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Although my formal training is in mathematics, my research is on the application of mathematics to solving physical problems. Since 2006, I have been working on problems related to computer modelling of microwave ovens, a broad topic that has led to several targeted inquiries.

Jump to: microwave sintering | mixture models for dielectric properties | modelling perforated metal sheets |

Microwave Sintering

Sintering is a phenomenon used in the manufacturing of materials from particulate substances, and is characterized by particle growth, movement, and densification driven by excess surface energy. The amount of free surface energy of particles is typically increased via pressurization, heating, and exposure to changing electric fields, and sintering conducted in microwave ovens shows great promise as a green manufacturing technology that may, in well-designed systems, be more efficient and expedient than sintering in conventional ovens.

My research focusses on mathematical and computer modelling of microwave sintering, which I find interesting for several reasons:

My previous studies of sintering are summarized in my Ph.D. dissertation. Current and future directions for this area of research include expansion to a three-dimensional computer model, and incorporating shape optimization for designing microwave cavities for specific sintering applications.

Mixture Models for Effective Dielectric Properties

Dielectric properties govern how materials interact with electric and magnetic fields. Theories for predicting the dielectric properties of mixtures of materials (each of whose dielectric properties is known) were well established centuries ago, but still may yield surprisingly useful and powerful results when applied to modern problems. One such problem is the estimation of the effective dielectric properties of mixtures of metal powders: whereas solid metal does not couple with microwaves, it is known that inside microwave ovens, some metal powders do behave like dielectric materials. I have used computer modelling to compare the efficacy of several long-established mixture formulas in predicting the effective properties of these mixtures of metal powders by comparing the results of my computer models to experimental measurements taken by my collaborators at the Laboratory for Advanced Material Processing of the Swiss Federal Laboratories for Materials Science and Technology (EMPA). Our findings can be seen in our joint papers here and here.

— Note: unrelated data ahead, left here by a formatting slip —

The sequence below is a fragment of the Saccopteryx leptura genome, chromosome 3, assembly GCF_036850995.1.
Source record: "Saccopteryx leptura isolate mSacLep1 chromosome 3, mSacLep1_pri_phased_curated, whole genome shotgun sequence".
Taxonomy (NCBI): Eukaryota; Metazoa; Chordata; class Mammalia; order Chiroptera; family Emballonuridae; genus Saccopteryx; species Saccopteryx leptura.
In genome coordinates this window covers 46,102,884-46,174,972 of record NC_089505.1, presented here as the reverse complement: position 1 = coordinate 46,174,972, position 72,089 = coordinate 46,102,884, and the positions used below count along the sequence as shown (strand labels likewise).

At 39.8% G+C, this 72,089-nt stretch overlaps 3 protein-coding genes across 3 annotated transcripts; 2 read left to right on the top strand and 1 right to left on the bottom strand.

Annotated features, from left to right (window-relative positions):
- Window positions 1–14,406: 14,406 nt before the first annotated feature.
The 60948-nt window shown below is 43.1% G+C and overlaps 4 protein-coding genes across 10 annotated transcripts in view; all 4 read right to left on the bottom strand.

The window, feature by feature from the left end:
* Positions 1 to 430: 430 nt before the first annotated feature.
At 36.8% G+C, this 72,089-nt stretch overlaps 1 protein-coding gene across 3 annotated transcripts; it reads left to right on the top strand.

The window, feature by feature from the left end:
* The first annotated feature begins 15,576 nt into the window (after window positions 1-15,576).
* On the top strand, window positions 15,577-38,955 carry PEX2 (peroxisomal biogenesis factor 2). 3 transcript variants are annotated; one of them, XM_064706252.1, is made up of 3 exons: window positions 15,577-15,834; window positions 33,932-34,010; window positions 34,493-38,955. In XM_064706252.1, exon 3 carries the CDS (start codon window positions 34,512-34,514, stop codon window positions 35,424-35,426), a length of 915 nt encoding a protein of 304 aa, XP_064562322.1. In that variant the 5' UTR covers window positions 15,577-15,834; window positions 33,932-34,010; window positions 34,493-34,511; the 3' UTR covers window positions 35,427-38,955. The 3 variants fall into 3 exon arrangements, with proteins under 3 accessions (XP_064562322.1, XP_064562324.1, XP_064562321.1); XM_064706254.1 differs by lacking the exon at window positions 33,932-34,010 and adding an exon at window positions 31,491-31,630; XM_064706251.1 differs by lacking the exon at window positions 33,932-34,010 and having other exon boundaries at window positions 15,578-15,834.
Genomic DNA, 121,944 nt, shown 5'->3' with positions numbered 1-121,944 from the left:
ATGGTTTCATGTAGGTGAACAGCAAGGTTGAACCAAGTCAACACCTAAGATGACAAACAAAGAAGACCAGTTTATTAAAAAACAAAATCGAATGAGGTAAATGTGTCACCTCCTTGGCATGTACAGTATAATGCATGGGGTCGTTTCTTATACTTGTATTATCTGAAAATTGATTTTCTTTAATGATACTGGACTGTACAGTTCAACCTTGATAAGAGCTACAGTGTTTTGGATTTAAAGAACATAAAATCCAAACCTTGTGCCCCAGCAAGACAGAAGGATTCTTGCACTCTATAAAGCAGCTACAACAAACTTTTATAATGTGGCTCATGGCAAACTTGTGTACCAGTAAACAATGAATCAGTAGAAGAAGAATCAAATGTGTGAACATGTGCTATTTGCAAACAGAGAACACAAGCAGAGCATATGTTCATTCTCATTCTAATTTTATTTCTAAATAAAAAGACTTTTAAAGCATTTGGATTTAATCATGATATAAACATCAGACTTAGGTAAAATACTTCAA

Another interesting, modern application of the classical mixture formulas is in their inverse formulation; that is, given several constituent materials whose dielectric properties are known, how can they be combined in order to create a resulting mixture with desired dielectric properties? In the final semester of my Ph.D. program, I worked closely with my supervisor and his undergraduate student on answering this problem; their resulting publication is here, and the code I wrote to implement the inverse three-component model we derived can be found here on github. I am currently working with Jacob Foley on a four-component inverse model.

Perforated Metal Sheets

During the course of an industrial research project that involved modelling domestic microwave ovens, I noticed that virtually all domestic microwave ovens on the market have segments of perforated metal, commonly used to let air into the microwave cavity, or to let a user see through the door. Our computer models simply ignored these perforated metal segments (assuming the walls were solid in their place), but I wondered whether that was a responsible thing to do: might they have an effect on the electric field inside the cavity after all, and might that effect be captured by modelling the perforated segments as solids, but characterized by an effective intrinsic impedance different from that of metal they were manufactured from? To answer this question, I turned to computer modelling and to the well-known theory of reflection and transmission in layered media. The results are described in detail in my M.Sc. thesis.


I am currently advising Jacob Foley, an undergraduate student at the Massachusetts College of Liberal Arts, for a project entitled "Mixture Formula Inversion for Creation of Materials with Desired Dielectric Properties". The project proposal may be found here [PDF, 91kb].

I am happy to collaborate with new students on projects involving applied mathematics and mathematical modelling. Please do not hesitate to get in touch with me. Some ideas for projects include:


An incomplete list of my collaborators over the years:

Funding Agencies

I am grateful to have received funding for my research from the following agencies: